Nikkor AF-S VR 70-300mm f/4.5-5.6 G IF-ED

Nikkor 70-300mm VR gallery with Nikon D80


taken with Nikon D80

The following images were taken with the Nikkor 70-300mm VR lens using the Nikon D80 body. Unless otherwise stated, each image was recorded using the D80’s Large Fine JPEG mode, with Auto White Balance, 3D Matrix metering and the Optimise Image parameter set to the default Normal for sharpening, tone, colour, saturation and hue; High ISO Noise Reduction was set to Normal. The individual file size, exposure mode, shutter speed, aperture, ISO and lens details are listed for each image.

The crops are taken from the original files, reproduced at 100% and saved in Adobe Photoshop CS2 as JPEGs with the Very High quality preset, while the resized full images were made in Photoshop CS2 and saved with the High quality preset. The three crops are typically taken from far left, central and far right portions of each image.

Most of the samples below were taken at the same time as those for our Nikkor DX 55-200mm VR review, so check out our DX 55-200mm VR sample images page to directly compare how both lenses handled the same scenes.

Landscape: 4.24MB, Program, 1/500, f8, ISO 200, 70-300mm at 170mm (equivalent to 255mm)



Our first image was taken with the 70-300mm VR zoomed into 170mm. The boat was sailing quite quickly into the distance, but the D80 and lens had no focusing issues.

As with the DX 55-200mm VR, the anti-shake facilities helped us frame the shot, and the crops reveal a high degree of detail – and arguably a little more than a similar shot taken with the budget DX 55-200mm VR.



Building: 4.20MB, Program, 1/500, f5.6, ISO 100, 70-300mm at 70mm (equivalent to 105mm)



To test the 70-300mm VR at its shortest focal length we took this photo zoomed-out to 70mm. We wouldn’t exactly describe the 70-300mm VR as a walkabout lens in the same way as the DX 55-200mm VR, but the shorter end can still be useful for day-to-day shots.

The depth of field is smaller than you think though at 70mm, and here the D80’s choice of f5.6 in Program mode has resulted in some areas of the image not being 100% in focus. But those which are in focus are again packed with detail.


Portrait: 3.05MB, Aperture Priority, 1/500, f5.6, ISO 100, 70-300mm at 300mm (equivalent to 450mm)


The 70-300mm VR has great potential for portraits and while you’d probably stick to the lower end of the range, this shot was taken fully zoomed-into 300mm – and from quite a distance!

VR made the framing easy though while the combination of long focal length and open aperture ensured a minimal depth of field with a very blurred background. You may wish to compare this with our portrait shot taken with the DX 55-200mm VR.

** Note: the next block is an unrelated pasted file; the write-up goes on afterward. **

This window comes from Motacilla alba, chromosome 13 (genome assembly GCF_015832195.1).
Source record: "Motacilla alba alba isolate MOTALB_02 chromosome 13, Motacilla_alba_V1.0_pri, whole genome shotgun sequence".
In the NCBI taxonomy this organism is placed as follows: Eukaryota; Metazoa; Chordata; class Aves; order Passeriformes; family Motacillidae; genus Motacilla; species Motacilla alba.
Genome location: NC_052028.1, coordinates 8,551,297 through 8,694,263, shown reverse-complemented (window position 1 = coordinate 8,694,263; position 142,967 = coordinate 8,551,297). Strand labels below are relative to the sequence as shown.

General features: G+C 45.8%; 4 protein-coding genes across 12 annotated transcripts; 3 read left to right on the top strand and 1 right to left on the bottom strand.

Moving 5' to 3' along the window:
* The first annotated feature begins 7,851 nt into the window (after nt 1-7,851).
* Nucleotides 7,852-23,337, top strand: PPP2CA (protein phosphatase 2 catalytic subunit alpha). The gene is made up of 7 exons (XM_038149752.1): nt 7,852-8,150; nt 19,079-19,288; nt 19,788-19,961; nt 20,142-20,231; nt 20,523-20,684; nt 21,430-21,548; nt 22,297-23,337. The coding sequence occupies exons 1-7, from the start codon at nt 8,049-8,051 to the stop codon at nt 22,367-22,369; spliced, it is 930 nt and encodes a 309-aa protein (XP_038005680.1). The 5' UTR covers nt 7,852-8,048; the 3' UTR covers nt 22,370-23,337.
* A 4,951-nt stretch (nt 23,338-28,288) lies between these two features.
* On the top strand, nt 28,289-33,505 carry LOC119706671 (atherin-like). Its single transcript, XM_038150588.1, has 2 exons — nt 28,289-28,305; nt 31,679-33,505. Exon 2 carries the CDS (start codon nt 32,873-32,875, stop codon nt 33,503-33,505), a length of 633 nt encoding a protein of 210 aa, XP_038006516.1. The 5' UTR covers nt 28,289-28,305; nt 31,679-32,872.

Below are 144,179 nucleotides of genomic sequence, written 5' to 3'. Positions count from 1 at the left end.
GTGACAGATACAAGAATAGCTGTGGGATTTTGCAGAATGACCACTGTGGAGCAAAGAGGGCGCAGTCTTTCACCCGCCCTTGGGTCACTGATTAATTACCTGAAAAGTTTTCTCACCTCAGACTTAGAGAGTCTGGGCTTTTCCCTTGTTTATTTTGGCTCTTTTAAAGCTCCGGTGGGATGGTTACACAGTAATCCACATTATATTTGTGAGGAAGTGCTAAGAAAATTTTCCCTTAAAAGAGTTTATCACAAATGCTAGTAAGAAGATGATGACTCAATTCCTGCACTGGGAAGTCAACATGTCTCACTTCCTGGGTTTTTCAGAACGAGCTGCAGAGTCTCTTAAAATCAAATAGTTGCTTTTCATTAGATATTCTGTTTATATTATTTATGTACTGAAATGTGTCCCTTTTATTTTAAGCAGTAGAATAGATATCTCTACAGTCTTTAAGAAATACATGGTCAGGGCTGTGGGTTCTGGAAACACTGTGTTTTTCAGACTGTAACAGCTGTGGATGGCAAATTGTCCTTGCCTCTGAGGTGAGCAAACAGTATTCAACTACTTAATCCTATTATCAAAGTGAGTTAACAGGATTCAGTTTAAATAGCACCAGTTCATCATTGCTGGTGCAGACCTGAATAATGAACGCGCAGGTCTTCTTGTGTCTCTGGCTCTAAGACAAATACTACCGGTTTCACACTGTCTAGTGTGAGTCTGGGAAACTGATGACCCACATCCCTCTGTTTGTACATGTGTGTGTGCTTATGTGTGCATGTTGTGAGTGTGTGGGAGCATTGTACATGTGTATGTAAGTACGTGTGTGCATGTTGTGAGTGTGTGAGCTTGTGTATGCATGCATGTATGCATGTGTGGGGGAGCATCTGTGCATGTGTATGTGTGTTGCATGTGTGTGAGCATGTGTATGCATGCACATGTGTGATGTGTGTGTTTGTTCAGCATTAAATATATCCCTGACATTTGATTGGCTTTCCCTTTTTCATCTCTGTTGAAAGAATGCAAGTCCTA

The crops are sharp and detailed as expected.

Action: 4.39MB, Aperture Priority, 1/640, f8, ISO 200, 70-300mm at 300mm (equivalent to 450mm)



While working at f8 in Aperture Priority mode, we spotted a boat speeding by, so grabbed this action shot on the spur of the moment. The crops reveal a little motion blur which could have been avoided with a faster shutter speed, but there’s still lots of detail. The D80 and 70-300mm VR zoomed all the way in responded quickly to the challenge, focusing and firing-off the shot with ease.

Macro: 2.96MB, Aperture Priority, 1/250, f16, ISO 100, 70-300mm at 300mm (equivalent to 450mm)



Macro shots may not be your first assumption with a lens like the 70-300mm VR, but they are possible – from a distance anyway. Shooting from the closest focusing distance of around 1.5m, we grabbed this picture. The lens was zoomed-into 300mm, but VR kept the composition steady. The crops prove the 70-300mm VR can capture fine detail on smaller subjects, but even with the aperture closed to f16, you’ll have a small depth of field at 300mm.

Wildlife: 3.17MB, Aperture Priority, 1/2000, f5.6, ISO 200, 70-300mm at 300mm (equivalent to 450mm)



This photo of a bird was again taken at close range with the lens zoomed-into 300mm – but this time we had the aperture wide open. The small depth of field is ideal for isolating subjects, and the 70-300mm VR on a D80 makes photographing wildlife easy with its quick and accurate focusing. Bokeh fanatics should evaluate the out-of-focus points of light on the water’s surface. They look nicer than those from a similar shot taken with the DX 55-200mm VR.

Wildlife: 3.31MB, Aperture Priority, 1/1600, f5.6, ISO 200, 70-300mm at 300mm (equivalent to 450mm)



We concluded our DX 55-200mm VR gallery with a vocal bird, so thought it only fair to do the same again here. As with the previous shot above, the 70-300mm VR is capable of lovely results zoomed-in and with its aperture wide open. Here the crops are sharp and detailed and the subject successfully isolated from the background. If 300mm is sufficient for your subjects, it’s a great lens to have at your disposal.


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